October is when all of nature seems in tune. Delicate blossoms display against mounds of fresh new foliage.
Irealise anew how important are the permanent fixtures of shrubs and trees in the garden, and their placement in regard to one another.
Confined to bed for a time last spring, I was struck by the beauty of the differing shapes and colours outside my window: the horizontal layers of the Mariesii viburnum and Shimizu-Sakura cherry contrasting with mounded and upright specimens. How lovely too was the vertical punch of the pagoda-mimicking Chinese toon with its shrimp pink leaves, all enhanced by the sparkle and scent of many treasured viburnums.
Shrubs and small trees with pink new foliage are rare but attractive additions to the spring display.
They are particularly pleasing among toning magnolias, prunus, rhododendrons and viburnums.
Chief among these pink-leaved glories is the elegant Chinese toon ( Cedrela
sinensis), with its improbably pink ferny leaves, tiered horizontally on a very upright little tree.
In light soil and full sun, the toon tends to sucker, but when deeply planted in good cool loam that is south-facing, it has never done that with me.
It also holds a secret: when young, they are edible, tasting mildly of garlic and are widely used in Asia in stir-fries and salads.
A recent discovery is a shrublet with truly beautiful peachy pink foliage,
Alchornea trewioides. It is also from Asia where it highly prized as a garden plant. This is a gem that deserves to become much better known.
Many maples also sport pink-leaved hybrids. Acer ‘Esk Sunset’ is my favourite but there are many others.
Similarly, dwarf Berberis thunbergii ‘Rose Glow’ has pink-and-cream splashed leaves which would make a nice little hedgelet in front of a pretty pink and white border.
These plants, when combined with silver-leaved centaureas, artemisias, senecios, grey-leaved hebes and the white-felted foliage of Stachys ‘ Bello Grigio’, can make a delightful rose and white scheme may be created to which tulips such as the cherry-striped double white ‘Carnaval de Nice’ or ‘Pink Impression’ may be added.
Viburnums are a huge and diverse race of flowering plants.
Some deciduous, some evergreen, they may be found flowering in every season of the year. Happily, they are also ridiculously easy to grow, having no particular or special needs.
Some are prized for their evocative fragrance. Most sport reddish autumn leaf colour and many bear attractive clusters of berries that may be red, orange, yellow or blue.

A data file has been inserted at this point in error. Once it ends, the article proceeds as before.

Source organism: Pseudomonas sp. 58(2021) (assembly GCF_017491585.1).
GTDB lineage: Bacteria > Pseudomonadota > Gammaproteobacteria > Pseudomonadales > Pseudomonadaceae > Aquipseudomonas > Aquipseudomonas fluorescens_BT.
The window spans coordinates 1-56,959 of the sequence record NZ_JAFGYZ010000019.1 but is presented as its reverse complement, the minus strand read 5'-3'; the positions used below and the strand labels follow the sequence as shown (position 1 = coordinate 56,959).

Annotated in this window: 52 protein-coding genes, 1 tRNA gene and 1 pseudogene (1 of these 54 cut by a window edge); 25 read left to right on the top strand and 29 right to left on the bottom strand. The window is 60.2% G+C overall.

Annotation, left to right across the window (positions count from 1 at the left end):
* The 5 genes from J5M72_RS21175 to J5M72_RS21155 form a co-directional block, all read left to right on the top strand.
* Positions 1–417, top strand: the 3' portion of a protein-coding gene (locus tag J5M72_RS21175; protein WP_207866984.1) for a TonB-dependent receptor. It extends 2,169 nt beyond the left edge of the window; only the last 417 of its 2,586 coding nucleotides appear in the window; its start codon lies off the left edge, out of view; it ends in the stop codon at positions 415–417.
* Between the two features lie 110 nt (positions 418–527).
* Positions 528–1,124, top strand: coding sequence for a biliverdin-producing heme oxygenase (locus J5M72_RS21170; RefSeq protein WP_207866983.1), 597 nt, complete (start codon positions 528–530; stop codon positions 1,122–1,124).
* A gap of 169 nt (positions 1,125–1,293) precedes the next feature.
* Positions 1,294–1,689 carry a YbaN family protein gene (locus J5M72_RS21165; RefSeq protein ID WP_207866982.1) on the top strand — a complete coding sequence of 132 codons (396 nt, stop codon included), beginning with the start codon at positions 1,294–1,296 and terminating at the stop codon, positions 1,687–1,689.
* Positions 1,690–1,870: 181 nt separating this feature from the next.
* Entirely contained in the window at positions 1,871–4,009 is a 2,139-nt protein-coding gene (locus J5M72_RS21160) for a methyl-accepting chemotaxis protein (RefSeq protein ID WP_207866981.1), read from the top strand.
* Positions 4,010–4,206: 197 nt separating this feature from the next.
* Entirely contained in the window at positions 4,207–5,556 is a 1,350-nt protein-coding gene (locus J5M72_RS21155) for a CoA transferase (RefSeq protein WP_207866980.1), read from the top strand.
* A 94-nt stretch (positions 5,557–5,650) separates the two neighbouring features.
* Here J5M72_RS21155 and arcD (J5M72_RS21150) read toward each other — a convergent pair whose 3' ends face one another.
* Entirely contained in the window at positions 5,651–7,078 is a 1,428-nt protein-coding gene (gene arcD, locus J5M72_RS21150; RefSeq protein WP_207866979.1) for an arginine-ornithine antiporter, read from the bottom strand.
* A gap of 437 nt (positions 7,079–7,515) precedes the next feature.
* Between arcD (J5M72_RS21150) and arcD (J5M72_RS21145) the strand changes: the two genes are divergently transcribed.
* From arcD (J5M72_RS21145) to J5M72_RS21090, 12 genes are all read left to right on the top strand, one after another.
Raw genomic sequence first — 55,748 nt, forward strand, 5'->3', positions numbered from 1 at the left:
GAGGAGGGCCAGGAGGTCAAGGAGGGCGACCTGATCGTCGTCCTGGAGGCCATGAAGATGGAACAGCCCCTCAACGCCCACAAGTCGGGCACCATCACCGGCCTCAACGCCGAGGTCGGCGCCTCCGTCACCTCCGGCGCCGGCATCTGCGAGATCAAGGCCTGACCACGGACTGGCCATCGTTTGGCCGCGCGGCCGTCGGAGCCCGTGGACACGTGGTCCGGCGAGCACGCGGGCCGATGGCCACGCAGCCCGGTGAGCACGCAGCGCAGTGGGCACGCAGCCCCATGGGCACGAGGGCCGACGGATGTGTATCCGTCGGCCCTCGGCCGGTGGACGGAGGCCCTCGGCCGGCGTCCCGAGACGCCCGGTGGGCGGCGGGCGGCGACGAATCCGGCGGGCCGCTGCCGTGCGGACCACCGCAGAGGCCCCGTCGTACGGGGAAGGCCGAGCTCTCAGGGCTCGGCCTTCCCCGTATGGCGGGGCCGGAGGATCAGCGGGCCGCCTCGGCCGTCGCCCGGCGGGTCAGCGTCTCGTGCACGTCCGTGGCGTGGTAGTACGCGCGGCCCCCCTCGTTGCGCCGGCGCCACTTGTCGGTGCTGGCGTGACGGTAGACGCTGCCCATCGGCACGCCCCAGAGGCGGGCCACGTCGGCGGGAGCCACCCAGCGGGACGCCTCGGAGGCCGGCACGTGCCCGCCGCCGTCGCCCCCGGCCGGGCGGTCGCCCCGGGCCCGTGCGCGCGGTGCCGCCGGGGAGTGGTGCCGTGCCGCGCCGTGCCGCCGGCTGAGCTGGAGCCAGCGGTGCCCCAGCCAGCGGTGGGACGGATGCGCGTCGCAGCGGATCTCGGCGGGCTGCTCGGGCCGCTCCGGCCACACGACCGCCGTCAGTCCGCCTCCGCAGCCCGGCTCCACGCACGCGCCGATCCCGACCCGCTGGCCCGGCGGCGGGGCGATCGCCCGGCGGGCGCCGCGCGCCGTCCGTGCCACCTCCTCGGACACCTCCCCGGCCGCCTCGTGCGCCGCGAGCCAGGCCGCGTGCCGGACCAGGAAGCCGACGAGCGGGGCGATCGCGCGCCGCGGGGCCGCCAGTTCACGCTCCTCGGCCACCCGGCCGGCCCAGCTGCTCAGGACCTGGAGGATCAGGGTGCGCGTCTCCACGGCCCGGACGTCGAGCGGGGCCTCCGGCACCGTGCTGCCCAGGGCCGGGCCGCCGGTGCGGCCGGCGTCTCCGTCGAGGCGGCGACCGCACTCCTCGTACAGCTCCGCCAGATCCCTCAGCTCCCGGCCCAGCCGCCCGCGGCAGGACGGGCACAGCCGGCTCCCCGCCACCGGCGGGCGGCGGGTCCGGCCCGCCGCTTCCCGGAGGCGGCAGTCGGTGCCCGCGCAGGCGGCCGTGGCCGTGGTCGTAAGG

But it is the ones that add their charms and floral feasts to October that I want to mention as they make such glorious additions to the spring garden.
Fondly remembered from childhood is the Chinese snowball tree Viburnum
macrocephalum f. macrocephalum, which is also known as the embroidered ball tree in Asia. The rounded heads of petalled blooms that gradually change from green to white do resemble snowballs hanging low to tempt children and I well remember happy “snowball fights” with my Christchurch cousins.
These enticing horticultural gems gradually develop from smaller emerald spheres, becoming iced-lime globes that are wonderful in flower arrangements before they reach their snowy perfection.
Viburnum x burkwoodii smothers itself with waxen clusters of gorgeous pink and white blooms for two months. Possessed of the most seductive powdery fragrance, it forms an airy, twiggy shrub that is semi-deciduous, depending on the climate. The Korean spice viburnum ( Viburnum
carlcephalum) makes a more compact bush covered with perfumed globes of spicy sweetness. Many gardeners and experts consider it to have the best scent of all virburnums.
Dwarf white ‘Eskimo’ is another useful late-flowering scented hybrid. Architecturally perfect is Viburnum
plicatum ‘Mariesii’, which lacks scent but provides one of the most satisfying shapes with its low-topped broad outline of tiered branches and layered leaves. The white flowers resemble lacecap hydrangeas while the whole construction imitates a graceful old-time crinoline as it dips and sways in the breeze.
A relative newcomer to me, with possibly the most beautiful flowers of all, is Viburnum sargentii ‘Onondaga’. Mine has formed a columnar pillar studded with circular platters of crimson and white blooms resembling the finest embroidery or porcelain. The ruby red fertile centres edged with lacy florets are so perfect in colour and construction, they might have been fashioned by Fabergé or Sèvres. The attractive new leaves are claret coloured and in autumn the flowers turn to clusters of translucent scarlet berries beloved by the birds.
A pair of these viburnums would make stunning sentinels guarding a path or gateway opening.
How lovely are the leaves, colours, shapes and scents of this special season.
How lovely is October.